“As in years before, ‘accidental disclosure’ was the most common cause cited for breaches,” ..... “highlighting the need for institutions to ensure proper procedures are in place to protect Canadians’ personal information."
This paragraph begins a report in IT World Canada outlining the summary of the Canadian Government experience in the period ending March 2016. It shows that government information continues to be a target for hackers and others seeking to take advantage of the massive amounts of information that is collected by governments at all levels. While the report referenced deals primarily with federal government information we can be sure that similar issues can arise in the broader public sector including provinces, municipalities and government agencies like education and hospitals.
The reported 16% increase in the number or breaches on a year over year basis tells us that in spite of increased efforts and more vigilance human error still seems to prevail.
What happens at the government level most likely happens at the corporate and personal level as well and we can expect that similar issues are potentially a big concern for all users and collectors of data. In some ways we are able to learn more about government impacts since there is a bigger emphasis here on reporting breaches than there might be in the private sector. In the article it does reference that more voluntary reports of breaches as coming under the provisions of PIPEDA in the past couple of years than have been seen in the previous timelines and this probably reflects better understanding of the provisions of the act and also a growing understanding that acknowledging a breach voluntarily is better than it being reported by a third party.
Those organizations who get in front of the news are often treated better by the media and their customers than if the issues are hidden and not acknowledged.
Implications of a continued threat
The implications of these continued data threats tell us that constant effort must be maintained by all entities to protect their data from inadvertent error as well as from outside attack. For many organizations it will be the inadvertent error that could be their undoing. As we have outlined in other articles there are steps that every organization can take to help protect their operations. Putting resources into these steps is a must which should not be undervalued.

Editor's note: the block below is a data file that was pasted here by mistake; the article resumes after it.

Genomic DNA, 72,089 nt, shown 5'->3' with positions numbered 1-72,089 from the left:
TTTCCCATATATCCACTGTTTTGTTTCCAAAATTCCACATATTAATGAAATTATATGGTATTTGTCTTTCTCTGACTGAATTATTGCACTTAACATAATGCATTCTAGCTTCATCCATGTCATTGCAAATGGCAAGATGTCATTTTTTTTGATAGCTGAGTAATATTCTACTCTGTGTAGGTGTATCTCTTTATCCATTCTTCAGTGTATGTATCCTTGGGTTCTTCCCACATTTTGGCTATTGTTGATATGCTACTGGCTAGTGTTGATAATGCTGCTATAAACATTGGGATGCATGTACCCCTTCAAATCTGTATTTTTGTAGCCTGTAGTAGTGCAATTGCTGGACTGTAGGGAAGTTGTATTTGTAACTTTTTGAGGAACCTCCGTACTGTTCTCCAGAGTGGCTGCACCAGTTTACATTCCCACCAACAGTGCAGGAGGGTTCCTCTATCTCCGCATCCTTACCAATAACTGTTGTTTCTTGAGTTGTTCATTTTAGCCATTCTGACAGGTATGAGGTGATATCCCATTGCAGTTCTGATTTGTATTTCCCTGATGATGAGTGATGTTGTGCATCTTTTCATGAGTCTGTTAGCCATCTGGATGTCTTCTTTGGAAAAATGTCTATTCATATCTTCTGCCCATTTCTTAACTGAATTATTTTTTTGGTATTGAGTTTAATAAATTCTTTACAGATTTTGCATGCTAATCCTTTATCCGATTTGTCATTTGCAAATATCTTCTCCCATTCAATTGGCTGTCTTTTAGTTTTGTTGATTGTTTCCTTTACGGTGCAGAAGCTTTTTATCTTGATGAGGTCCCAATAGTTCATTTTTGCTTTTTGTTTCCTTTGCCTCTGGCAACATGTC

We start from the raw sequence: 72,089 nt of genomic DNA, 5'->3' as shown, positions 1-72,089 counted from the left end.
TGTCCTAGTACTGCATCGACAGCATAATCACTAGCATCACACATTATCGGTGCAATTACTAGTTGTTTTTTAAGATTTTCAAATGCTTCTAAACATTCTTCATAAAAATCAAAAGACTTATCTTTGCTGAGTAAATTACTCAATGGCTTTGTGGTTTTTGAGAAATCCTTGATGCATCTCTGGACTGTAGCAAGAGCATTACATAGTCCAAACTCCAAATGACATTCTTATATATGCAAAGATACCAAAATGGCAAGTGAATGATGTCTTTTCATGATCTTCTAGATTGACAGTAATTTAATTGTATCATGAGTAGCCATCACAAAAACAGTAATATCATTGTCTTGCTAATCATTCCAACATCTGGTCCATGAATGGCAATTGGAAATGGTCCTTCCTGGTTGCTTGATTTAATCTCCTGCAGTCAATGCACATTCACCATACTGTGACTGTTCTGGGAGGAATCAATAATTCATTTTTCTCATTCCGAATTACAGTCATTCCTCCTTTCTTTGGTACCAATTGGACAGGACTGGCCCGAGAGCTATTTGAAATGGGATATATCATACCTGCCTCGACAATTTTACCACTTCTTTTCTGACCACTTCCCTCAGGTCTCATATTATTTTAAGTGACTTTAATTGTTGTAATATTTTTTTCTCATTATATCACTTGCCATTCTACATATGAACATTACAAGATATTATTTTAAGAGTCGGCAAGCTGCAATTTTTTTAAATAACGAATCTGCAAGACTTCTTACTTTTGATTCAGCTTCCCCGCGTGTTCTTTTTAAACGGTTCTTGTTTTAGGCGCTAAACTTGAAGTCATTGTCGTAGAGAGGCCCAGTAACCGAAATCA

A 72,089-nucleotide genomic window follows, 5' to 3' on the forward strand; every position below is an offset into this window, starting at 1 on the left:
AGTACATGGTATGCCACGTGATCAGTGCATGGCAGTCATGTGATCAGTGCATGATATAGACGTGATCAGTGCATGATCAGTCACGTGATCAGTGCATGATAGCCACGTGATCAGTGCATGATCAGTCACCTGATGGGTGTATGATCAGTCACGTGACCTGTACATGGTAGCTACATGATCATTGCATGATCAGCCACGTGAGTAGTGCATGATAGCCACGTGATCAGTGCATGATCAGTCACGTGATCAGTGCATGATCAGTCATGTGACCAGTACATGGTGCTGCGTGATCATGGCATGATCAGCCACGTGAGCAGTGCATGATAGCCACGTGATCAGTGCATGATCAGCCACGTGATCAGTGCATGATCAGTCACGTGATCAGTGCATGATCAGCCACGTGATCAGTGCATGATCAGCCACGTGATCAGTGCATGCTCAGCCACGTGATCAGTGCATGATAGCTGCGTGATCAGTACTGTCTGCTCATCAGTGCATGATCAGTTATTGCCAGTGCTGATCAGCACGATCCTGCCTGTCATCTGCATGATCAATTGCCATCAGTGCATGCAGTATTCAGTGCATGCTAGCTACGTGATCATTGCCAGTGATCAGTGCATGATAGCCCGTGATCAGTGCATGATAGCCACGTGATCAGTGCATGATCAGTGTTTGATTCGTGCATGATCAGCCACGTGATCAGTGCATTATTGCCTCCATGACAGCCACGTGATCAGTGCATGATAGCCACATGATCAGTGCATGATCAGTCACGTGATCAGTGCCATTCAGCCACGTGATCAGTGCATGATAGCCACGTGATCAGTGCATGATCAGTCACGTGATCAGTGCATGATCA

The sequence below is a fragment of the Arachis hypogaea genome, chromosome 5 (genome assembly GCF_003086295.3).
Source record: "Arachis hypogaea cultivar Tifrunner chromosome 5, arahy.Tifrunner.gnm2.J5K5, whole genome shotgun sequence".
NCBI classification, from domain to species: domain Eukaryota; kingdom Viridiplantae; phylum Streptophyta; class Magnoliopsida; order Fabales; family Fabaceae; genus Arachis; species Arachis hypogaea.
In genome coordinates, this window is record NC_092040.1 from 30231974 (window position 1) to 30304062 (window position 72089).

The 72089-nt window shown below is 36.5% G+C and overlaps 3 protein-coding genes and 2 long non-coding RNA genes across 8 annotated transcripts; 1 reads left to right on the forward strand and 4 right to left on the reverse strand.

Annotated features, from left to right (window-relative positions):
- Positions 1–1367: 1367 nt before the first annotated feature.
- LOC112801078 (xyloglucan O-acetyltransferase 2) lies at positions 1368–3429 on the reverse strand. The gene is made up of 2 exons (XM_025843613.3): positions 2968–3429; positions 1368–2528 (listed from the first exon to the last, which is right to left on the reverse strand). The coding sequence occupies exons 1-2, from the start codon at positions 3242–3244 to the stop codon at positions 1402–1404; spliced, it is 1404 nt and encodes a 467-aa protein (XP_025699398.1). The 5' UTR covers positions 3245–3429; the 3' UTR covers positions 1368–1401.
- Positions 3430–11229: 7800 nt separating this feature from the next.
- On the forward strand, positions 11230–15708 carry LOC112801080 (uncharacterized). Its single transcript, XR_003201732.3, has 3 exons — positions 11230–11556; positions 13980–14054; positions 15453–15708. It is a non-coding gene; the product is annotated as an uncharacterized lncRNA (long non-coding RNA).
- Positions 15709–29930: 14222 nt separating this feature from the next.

Besides the obvious negative publicity associated with reports of a data breach there is an increasing potential of legal action being taken against the data holder by those whose information gets exposed. If this becomes common practice it increases the height of the downside for the organization which is affected.
Of course straight data breaches are not the only issues which IT managers and business managers have to be concerned about. Other threats like the ransomware attacks also hold serious concern for Canadian organizations. Recently mapping shows that attacks from this source have come to smaller centres as well as large so your geography will not necessarily protect you.
Constant vigilance is the price that has to be paid for the amount of information that organizations collect today. As more and more activity occurs the level of potential impact of negative actions will increase and making sure you have taken the logical and careful steps to protect your information, train those with access and build security around your material will help you sleep better at night.